Cate Blanchett and Russell Crowe brought some red carpet glamour to the south of France as Robin Hood opened the 63rd Cannes Film Festival.
The latest retelling of the legendary outlaw, from director Sir Ridley Scott, is not competing for an award.
Other highlights at the 12-day event include Oliver Stone's Wall Street sequel called Money Never Sleeps.
Nineteen films will compete for the Palme d'Or, including entries from UK directors Mike Leigh and Ken Loach.
New Zealand-born Crowe, who plays the title role in Robin Hood, said: "There isn't a Robin Hood that's been done that gives me a satisfying feeling that I know the motivations of the individual, so that's what we attempted to do.
"There were many, many hours of discussion before we came to the fact that we'd better start at the beginning of the story and see how we do."
Writing on his Twitter account, Crowe said: "Goodbye kiss 4 boys in my tux be4 we left. Charlie: 'Wow dad...you look like Indiana Jones.' Tenny says 'you look like the Cat in the Hat'."
He later added: "Back at the hotel, long, fun day. No street show tonight. This is the part of Cannes that is great, the spectacle, the celebration of film."
Loach's film Route Irish was a last-minute addition to the festival and tells the story of two Liverpudlian ex-soldiers who go to Iraq to work as private contractors.
The Wind That Shakes the Barley won the director the coveted Palme d'Or in 2006.
But Loach missed out last year when his film Looking for Eric was in competition - the award eventually went to Austrian film The White Ribbon.
Leigh, who won the Palme d'Or in 1996 for Secrets And Lies and was nominated in 2002 for All Or Nothing, will be screening Another Year, starring Jim Broadbent, Lesley Manville and Imelda Staunton.
The ensemble comedy drama tells the story of a married couple, their friends and family over the course of a year.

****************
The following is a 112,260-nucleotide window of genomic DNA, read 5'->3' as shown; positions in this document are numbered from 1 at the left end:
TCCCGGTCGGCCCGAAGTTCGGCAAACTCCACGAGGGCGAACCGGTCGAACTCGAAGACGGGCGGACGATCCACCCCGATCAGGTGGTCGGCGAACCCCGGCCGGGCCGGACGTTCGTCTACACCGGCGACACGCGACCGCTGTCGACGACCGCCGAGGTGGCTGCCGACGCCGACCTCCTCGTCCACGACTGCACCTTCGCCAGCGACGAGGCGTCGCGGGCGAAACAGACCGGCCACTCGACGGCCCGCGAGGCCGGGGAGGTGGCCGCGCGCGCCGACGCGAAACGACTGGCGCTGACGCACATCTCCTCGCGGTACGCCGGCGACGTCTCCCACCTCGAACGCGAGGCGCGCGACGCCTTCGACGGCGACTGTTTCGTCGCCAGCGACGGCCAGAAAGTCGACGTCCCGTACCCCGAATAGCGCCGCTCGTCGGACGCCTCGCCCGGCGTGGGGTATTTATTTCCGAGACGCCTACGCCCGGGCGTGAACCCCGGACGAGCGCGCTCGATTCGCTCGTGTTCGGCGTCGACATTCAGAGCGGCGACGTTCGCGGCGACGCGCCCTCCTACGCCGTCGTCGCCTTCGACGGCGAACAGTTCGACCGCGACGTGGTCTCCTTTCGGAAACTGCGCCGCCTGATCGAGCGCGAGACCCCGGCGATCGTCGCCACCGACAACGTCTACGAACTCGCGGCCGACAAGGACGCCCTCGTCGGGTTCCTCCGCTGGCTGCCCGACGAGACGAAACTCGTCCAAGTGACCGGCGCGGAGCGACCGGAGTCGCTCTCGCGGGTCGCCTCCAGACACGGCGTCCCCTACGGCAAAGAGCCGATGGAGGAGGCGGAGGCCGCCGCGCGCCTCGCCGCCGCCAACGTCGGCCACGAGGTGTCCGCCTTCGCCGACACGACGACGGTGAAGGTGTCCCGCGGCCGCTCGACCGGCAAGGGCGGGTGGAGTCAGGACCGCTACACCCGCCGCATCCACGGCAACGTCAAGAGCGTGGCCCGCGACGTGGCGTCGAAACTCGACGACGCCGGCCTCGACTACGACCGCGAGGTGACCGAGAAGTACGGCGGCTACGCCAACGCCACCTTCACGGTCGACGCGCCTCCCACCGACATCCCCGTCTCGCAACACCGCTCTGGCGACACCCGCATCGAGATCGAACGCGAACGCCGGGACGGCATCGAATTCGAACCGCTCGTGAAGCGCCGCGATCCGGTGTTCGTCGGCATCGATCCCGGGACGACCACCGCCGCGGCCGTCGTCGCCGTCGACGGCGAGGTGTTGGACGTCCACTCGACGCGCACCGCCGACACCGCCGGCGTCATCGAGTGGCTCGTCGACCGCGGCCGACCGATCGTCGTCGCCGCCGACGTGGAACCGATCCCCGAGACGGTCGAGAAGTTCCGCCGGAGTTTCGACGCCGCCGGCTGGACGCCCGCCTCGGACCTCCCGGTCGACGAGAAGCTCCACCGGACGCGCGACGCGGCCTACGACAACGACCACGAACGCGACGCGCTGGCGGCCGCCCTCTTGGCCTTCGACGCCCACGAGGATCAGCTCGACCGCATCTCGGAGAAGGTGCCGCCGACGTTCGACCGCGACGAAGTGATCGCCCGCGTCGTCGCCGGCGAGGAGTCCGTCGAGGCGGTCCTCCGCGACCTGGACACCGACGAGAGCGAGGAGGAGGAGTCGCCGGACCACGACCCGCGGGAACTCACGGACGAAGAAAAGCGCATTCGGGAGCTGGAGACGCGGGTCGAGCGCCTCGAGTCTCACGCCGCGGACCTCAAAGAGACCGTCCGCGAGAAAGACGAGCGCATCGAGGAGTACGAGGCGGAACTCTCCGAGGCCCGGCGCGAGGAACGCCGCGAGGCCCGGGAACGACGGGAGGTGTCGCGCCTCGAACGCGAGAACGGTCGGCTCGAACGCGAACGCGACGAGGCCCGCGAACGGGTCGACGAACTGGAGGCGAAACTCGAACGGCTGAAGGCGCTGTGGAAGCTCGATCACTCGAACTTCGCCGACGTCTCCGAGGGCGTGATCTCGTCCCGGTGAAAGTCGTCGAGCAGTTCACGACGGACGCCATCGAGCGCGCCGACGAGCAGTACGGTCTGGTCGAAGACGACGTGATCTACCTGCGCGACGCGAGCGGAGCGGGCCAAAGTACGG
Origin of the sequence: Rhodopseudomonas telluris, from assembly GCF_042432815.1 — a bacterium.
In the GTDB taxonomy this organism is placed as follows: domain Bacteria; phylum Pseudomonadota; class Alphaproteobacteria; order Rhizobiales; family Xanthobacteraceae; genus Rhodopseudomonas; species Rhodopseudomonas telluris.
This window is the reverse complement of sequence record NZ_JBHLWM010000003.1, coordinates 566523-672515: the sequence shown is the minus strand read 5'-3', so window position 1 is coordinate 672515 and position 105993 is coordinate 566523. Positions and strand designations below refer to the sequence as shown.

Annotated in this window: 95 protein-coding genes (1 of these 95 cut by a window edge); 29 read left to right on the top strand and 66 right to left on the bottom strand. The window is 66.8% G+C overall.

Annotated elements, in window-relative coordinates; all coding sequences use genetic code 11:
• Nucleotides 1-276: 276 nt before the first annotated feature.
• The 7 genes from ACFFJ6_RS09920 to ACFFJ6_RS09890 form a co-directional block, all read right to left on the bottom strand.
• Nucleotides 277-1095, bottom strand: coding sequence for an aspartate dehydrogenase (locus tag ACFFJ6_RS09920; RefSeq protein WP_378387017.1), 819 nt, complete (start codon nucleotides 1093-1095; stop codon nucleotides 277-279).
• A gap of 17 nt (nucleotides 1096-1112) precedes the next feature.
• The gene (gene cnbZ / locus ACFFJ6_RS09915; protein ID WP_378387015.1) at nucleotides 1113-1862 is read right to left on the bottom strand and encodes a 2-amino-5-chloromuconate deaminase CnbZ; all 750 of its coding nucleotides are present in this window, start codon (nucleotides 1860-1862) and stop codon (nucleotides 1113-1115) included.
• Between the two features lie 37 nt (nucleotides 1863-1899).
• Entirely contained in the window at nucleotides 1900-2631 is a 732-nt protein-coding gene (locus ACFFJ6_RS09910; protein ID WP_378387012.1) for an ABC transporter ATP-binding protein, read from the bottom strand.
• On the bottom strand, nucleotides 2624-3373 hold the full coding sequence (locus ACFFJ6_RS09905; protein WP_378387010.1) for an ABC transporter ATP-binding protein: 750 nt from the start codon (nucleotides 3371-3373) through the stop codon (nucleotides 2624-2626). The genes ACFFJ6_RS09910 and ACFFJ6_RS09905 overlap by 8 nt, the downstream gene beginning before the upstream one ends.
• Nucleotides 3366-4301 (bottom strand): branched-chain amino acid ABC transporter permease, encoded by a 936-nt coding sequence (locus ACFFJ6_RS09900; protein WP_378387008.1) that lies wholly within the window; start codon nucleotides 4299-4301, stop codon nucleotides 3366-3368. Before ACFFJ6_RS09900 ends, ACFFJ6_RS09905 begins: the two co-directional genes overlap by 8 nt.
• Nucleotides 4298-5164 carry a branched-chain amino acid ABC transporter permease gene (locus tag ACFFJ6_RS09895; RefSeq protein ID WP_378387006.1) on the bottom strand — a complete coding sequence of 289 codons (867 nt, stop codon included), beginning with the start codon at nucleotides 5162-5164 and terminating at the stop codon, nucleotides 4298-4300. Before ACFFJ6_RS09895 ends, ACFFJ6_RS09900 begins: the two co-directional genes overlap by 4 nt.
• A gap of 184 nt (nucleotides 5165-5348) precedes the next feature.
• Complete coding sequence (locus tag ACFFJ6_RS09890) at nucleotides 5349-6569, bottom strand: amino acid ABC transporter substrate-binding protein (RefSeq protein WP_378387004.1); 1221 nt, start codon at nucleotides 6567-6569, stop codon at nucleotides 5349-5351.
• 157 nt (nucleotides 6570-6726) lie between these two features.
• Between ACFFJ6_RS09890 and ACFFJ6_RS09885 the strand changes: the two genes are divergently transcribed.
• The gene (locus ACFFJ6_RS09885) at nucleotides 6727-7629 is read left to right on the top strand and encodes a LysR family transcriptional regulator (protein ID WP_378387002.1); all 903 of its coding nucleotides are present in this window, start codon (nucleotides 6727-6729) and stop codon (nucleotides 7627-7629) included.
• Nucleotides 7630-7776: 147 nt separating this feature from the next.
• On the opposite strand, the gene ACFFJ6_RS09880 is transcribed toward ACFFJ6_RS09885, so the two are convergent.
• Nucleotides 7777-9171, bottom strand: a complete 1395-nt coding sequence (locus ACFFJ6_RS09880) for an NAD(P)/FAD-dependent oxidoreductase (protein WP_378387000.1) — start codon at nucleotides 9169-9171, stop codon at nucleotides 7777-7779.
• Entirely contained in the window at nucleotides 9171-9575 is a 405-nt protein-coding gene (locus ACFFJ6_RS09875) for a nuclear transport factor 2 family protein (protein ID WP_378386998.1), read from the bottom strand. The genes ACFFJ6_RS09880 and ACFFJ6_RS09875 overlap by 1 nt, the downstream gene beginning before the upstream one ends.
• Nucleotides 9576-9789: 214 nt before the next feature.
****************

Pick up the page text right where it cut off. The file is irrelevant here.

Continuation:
They face stiff competition from Fair Game, starring Naomi Watts and Sean Penn, and Biutiful, the latest offering from Mexican director Alejandro Gonzalez Inarritu.
Asia has a strong showing, with two entries for the main prize from South Korea - Poetry by Lee Chang-dong and Im Sang-soo's The Housemaid - while China, Japan and Thailand are also represented.
France has three films in the race, Chad is represented for the first time with Mahamat-Saleh Haroun's The Screaming Man, and Ukraine also makes a debut in the main category with Sergei Loznitsa's My Joy.
The winner will be announced on 23 May by the Cannes jury, headed up this year by director Tim Burton.
Kate Beckinsale, Benicio del Toro and Indian actor and director Shekhar Kapur join Burton on the panel.
Other films showing out of competition include Woody Allen's You Will Meet A Tall Dark Stranger, which stars Naomi Watts and Sir Anthony Hopkins.
Oliver Stone's follow-up to his 1987 film Wall Street stars Shia LaBeouf and sees Michael Douglas reprise his 1987 role as corporate raider Gordon Gekko - now released from jail and warning Wall Street of impending financial disaster.
Around 10,000 members of the film industry, 4,000 press and thousands of film lovers and celebrity watchers are due to attend the festival, regarded as the top Europeanfilm event of the year.
But this year's festival has had to contend with the threat of the Icelandic volcanic ash cloud drifting across Europe, which led to 100 flights being cancelled at nearby Nice airport on Sunday.
And organisers have already faced a last-minute clean-up after a freak storm lashed the resort last week, sending giant waves crashing over cafes and festival installations on the beachfront.